Dryland Pastures Research Team (coordinated by Prof. D. Moot), Lincoln University
Carmen Teixeira, Dick Lucas and Annamaria Mills.
It is summer time New Zealand and the sub clover plants sown in last autumn have died. Few sub clover flowers are visible compared to November (see our previous post “What’s up with the Subs 4 Spring”). By mid-December last year, the sub clover leaves had turned yellow and dried off. Meanwhile the other perennial clovers (white and red) and the annual balansa clover were actively growing and starting to flower (Figure 1). On this site in a deep Wakanui soil, and with late spring rains this year, the perennial clovers have been able to survive the summer. This has been in contrast to the conditions on our stony soil at Ashley Dene or in the very dry hot summer in Hawkes Bay where less water is available in late spring-summer.
This shows the sequence of clover productivity which is possible where summer droughts are shorter (2 -3 months) and the perennial clovers survive. The cool season active sub clover is more productive in early spring but sets seed and dies in November/December. Note the runners of sub clover underneath the canopy…no flowers are visible because they push the seed heads (burrs) into the ground or place them on the soil surface.
Figure 1. Mixed sward of clovers: annual sub clover plants finished their life cycle and set seed (dead branches near the ground) while the perennial clovers were still flowering (Photo: 23/12/2016. Field Research Centre, Lincoln University, C.Teixeira).
The photo below shows the sub clover plots sown last autumn in Poukawa, Hawkes Bay. The subs are dead now but a new generation of seedlings will renew the clover pasture with the autumn rains when the seeds produced germinate.
Figure 2. Sub clover experimental site in Poukawa, Hawkes Bay. Senesced plants were sown last autumn (2016), flowered in spring and died during summer. Photo: N. Smith (06/01/2017).
To bury or not to bury?
Seed burial depends on the degree of geotropism, an inherent cultivar feature. This mechanism evolved to protect the sub clover seeds from animal grazing and to ensure plant survival.
The sub clover cultivars which bury a large proportion of their burrs invest in building up an enormous seed bank in the same area where the seeds were originally formed. Strong burial protects the seeds from grazing, predators, high temperatures or drought. The seeds have less chance to disperse far away though. ‘Narrikup’ is an example of a cultivar with strong burr burial.
Figure 3. Dead runners and burrs (seed heads) of sub clover (photo: 02/01/ 2016. Field Research Centre, Lincoln University. Photo: C. Teixeira)
However, the burrs/seeds which are not buried can be carried on the fur or wool of an animal. The seeds then have the opportunity to travel relatively long distances, over the hills, new paddocks, etc. This increases the chances for sub clover to colonize new areas.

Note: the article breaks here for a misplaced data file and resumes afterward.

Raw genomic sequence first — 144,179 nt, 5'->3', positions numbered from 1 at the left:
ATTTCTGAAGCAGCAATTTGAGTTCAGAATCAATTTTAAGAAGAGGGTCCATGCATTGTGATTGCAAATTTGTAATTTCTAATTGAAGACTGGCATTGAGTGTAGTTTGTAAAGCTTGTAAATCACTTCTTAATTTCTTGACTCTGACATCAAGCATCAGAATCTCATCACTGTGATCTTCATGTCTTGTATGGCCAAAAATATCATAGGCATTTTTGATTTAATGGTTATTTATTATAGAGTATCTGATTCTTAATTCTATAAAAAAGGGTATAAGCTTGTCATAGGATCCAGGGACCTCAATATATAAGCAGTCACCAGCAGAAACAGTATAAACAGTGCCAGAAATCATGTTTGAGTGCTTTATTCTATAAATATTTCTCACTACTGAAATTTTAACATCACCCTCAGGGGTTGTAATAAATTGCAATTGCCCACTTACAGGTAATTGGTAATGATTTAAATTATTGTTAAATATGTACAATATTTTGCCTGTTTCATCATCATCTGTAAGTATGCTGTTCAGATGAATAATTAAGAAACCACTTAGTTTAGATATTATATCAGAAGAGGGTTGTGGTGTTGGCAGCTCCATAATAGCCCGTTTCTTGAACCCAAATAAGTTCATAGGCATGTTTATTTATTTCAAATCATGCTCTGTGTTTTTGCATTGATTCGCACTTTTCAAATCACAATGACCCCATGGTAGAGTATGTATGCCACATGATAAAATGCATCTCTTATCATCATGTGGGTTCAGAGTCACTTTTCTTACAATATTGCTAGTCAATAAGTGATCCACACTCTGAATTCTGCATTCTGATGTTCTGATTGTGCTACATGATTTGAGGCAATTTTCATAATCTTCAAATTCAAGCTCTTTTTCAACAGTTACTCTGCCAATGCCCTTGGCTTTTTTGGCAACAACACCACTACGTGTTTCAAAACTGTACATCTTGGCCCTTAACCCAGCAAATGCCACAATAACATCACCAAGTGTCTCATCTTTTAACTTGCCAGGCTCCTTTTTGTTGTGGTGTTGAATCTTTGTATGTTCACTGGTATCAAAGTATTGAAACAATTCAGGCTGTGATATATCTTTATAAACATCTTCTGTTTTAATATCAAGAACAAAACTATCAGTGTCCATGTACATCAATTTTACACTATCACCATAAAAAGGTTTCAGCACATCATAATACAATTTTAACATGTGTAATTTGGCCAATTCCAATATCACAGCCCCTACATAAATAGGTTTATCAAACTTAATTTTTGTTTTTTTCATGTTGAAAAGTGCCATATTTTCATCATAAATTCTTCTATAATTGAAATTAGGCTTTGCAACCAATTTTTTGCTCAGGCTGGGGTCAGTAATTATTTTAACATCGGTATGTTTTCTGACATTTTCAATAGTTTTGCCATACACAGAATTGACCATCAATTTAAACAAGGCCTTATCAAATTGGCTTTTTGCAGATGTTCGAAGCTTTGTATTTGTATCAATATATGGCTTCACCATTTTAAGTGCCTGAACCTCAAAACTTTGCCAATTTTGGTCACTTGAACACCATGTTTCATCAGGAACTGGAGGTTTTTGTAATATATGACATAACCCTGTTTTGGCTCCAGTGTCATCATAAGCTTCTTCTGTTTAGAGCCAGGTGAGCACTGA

Figure 4. The ability of burrs to “move”! ‘Woogenellup’ burrs/seeds which were not buried may have a chance to colonize other areas. (Photo: 02/01/ 2016. Field Research Centre, Lincoln University. C. Teixeira)
Exactly this strategy of dispersion brought sub clovers all the way from Europe to Australia, probably in hay or straw used for animals. Examples of these type of sub clovers are: ‘Mt. Barker’, ‘Woogenellup’ and ‘Antas’.
And there are the cultivars which use both strategies, like ‘Leura’ which sets seed both above and below ground (see our sub clover guide for more information about cultivars and their characteristics).
Each sub clover burr contains 3-4 seeds, and the colour of the seeds can be used to identify sub clover subspecies. The subspecies yanninicum has the white-cream coloured seeds while brachycalicinium and subterraneum have dark-black seeds.
Figure 5. Burrs and seed of (left) ‘Antas’ (brachycalicinium), (middle) ‘Monti’ (yanninicum) and (right) ‘Narrikup’ (subterraneum). (Photo: 25/01/2017. Field Research Centre, Lincoln University. C. Teixeira)
Generally, cultivars with strong burr burial are well adapted to short seasons. They evolved to cope with hot and dry conditions during seed set and seed development. The next image illustrates the morphological changes of a ‘Narrikup’ floret into immature seed, “green” seed and finally to dry seed. The floret/seed was detached from a burr.
Figure 6. Morphological changes of a ‘Narrikup’ seed (1.left up = floret; 5. Physiological maturity and last 6. Dry seed (Photo: David Hollander). Note that the dry seed is still contained in its brown colour “pod’. Once this layer is removed, the black seed coat is visible as shown in Figure 4 (right).
Part of the success of sub clover as forage pasture is attributed to burr burial. Burr burial is influenced by environment and management practices. Burrs easily peg down if the soil is soft and wet. Burr burial becomes difficult as the soil dries out in summer. We have noticed this in our experimental areas on Wakanui silt loam soils. Management of the plants also affects the burr burial. In spring, plant competition may cause the sub to elongate and long runners will not “peg” as many burrs, so fewer seeds are buried. Even the use of certain herbicides may affect burr burial and seed set (Lewis, T., personal communication, 2016). This will impact the seed germination and emergence of new seedlings in autumn (see our next sub clover post in the coming months!).